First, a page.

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The Origin & History Of The Christmas Tree

THE TED LARE LOOK
-christmas tree decorated ted lare garden center

The Christmas tree is one of the most celebrated icons of the holiday season. For many of us here in the United States and much of the modern world, it’s simply a given that once December rolls around, it’s time to get that tree set up and decorated! But where did it all begin? What is the origin of the Christmas tree? What does it really symbolize? And who made it so? Both the origin and the history of the Christmas tree go back farther than you might think! 

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Pagan Roots

The practice of decorating one’s home with evergreen boughs actually predates Christianity. It began as a Pagan tradition to celebrate the Winter Solstice, which is viewed as the time that the Sun God begins to regain its strength. The Celt’s decorated temples with evergreen boughs to celebrate everlasting life, while the Vikings utilized evergreens to honor the God of Peace and Light. Egyptians honored the Sun God Ra by decorating their homes with green palm fronds, and the ancient Romans celebrated the Solstice with a feast called Saturnalia. This was in honor of Saturn (the God of Agriculture) and often included decorating the home and temple with evergreen boughs. 

The Dawn of ‘Paradise Trees’

Decorations used in celebrations like Saturnalia and the honoring of Sun Gods differ a fair bit from what we now know as the Christmas tree. However, the origin is important to note. It is believed that Christmas trees may have begun as ‘Paradise Trees,’ which represented the Garden of Eden in performances on Christmas Eve in medieval Germany. When the Clergy banned these performances, it is believed that many began bringing evergreen boughs, branches, and trees into their home to celebrate in secret. 

-holiday boughs in home ted lare garden center

It is also said that some would tie together branches in the shape of a pyramid, fastening lit candles and gingerbread ornaments to them. But, many also believe that it was Martin Luther (an influential theologian) who was taken aback by the stars shining through the fir trees on a nighttime walk through the woods, which began the tradition of placing a lit candle on an evergreen. It is said that he wanted to share the experience with his loved ones, so he cut down a fir tree to bring home with him and placed a small candle on it to represent the night sky at Christmas. Indeed, the origin of Christmas trees can be traced back to at least the early 1600s.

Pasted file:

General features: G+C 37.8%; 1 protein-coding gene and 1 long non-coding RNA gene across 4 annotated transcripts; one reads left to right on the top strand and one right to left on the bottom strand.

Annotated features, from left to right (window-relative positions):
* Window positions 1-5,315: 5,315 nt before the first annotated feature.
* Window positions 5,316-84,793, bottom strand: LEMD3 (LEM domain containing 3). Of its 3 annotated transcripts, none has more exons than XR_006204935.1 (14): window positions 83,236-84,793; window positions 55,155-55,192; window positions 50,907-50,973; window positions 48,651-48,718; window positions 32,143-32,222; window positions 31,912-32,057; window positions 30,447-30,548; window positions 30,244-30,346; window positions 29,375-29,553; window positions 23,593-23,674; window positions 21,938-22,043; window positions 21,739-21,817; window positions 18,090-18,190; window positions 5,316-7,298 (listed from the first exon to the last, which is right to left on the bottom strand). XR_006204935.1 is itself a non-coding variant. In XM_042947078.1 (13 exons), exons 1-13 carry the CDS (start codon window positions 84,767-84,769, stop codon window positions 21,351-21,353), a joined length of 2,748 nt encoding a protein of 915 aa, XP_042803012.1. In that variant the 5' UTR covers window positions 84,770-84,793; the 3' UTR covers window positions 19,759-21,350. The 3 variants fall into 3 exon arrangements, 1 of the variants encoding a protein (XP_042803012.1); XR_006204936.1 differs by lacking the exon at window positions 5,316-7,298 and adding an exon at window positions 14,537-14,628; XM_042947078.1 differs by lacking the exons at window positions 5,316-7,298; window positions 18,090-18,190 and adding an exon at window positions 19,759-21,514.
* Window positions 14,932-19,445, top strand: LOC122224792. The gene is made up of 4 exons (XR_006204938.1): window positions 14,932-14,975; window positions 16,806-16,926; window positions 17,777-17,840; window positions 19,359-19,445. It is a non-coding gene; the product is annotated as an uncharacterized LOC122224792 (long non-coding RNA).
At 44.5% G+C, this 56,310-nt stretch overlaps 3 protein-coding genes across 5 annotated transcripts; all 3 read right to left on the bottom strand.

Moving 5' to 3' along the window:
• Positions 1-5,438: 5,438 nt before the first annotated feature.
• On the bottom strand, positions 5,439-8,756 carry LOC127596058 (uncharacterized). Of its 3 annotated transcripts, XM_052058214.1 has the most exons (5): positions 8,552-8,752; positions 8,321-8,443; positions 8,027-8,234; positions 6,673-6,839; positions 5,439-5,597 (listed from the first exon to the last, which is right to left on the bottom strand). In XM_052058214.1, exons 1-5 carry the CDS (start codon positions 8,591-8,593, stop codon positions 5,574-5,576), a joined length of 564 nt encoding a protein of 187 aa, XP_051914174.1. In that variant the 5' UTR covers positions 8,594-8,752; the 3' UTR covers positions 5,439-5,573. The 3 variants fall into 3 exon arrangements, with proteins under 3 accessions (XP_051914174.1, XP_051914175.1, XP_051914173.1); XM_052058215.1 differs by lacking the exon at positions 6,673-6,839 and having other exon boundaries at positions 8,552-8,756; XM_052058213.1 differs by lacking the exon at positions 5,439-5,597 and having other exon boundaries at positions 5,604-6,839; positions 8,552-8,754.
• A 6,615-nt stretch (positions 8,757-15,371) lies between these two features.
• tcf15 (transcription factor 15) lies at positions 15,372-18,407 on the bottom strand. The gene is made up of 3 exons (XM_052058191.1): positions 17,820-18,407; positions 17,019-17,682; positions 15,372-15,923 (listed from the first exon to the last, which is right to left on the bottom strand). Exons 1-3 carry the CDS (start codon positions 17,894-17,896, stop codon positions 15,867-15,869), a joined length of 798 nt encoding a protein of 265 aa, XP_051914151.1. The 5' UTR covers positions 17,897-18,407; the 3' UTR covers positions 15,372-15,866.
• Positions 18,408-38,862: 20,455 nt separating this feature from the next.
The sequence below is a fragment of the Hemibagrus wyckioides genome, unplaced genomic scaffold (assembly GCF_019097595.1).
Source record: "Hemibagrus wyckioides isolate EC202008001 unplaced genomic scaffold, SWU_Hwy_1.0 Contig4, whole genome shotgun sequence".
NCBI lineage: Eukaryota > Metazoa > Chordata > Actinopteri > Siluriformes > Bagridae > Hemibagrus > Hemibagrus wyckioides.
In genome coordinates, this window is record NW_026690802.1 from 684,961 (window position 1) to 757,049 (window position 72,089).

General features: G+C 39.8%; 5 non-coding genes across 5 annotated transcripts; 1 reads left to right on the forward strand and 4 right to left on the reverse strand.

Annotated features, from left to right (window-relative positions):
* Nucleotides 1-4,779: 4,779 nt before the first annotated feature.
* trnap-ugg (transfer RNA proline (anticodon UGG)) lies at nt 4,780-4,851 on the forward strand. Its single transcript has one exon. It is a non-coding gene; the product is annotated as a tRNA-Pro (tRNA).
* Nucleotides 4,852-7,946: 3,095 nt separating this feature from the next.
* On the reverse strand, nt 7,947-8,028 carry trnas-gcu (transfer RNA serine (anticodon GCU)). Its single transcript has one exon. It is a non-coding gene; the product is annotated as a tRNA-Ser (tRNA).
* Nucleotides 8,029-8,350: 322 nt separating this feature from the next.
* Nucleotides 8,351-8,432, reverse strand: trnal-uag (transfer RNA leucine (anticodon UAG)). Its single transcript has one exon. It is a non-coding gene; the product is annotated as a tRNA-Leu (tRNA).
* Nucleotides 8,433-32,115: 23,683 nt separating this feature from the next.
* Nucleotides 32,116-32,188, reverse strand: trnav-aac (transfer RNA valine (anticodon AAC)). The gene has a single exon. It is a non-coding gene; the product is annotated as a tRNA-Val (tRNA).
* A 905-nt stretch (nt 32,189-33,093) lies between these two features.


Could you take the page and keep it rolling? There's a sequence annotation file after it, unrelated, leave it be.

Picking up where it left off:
-bringing home christmas tree ted lare garden center

The Christmas Tree We Know Today

The origin of the modern-day Christmas tree dates back to Queen Victoria in the mid 19th century. Queen Victoria, her German husband, and children were depicted standing around a fir tree in a sketch on the front of a newspaper. Although German immigrants had brought the Christmas tree tradition to England earlier in the century, it did not catch on with the general public until the famous Monarch began celebrating Christmas in this way to honor her husband. While it took some time, the now fairly commonplace European tradition eventually made its way into homes across the pond here in America, thanks to leaders, artists, and authors like Clement Moore. He wrote ‘The Night Before Christmas,’ which amplified the image of a happy, middle-class family exchanging gifts around a Christmas tree. 

Ted Lare-Christmas Tree History-pink theme christmas tree

The rise of consumerism and the Western world’s influence eventually made the Christmas tree a relatively universal symbol of the holiday season across the globe, even being adopted by other faiths. More than 300 million Christmas trees are grown, and millions of artificial trees are now sold worldwide each year. 

 

The origin of the Christmas tree is undoubtedly a fascinating one! Whether you opt for a real evergreen grown on a tree farm or an artificial one this holiday season, we hope that you enjoy the deep roots of this festive tradition. If you are on the hunt for Christmas tree decor in the Des Moines metro area, stop by Ted Lare Design Build & Garden Center, we’ve got lots to choose from! 

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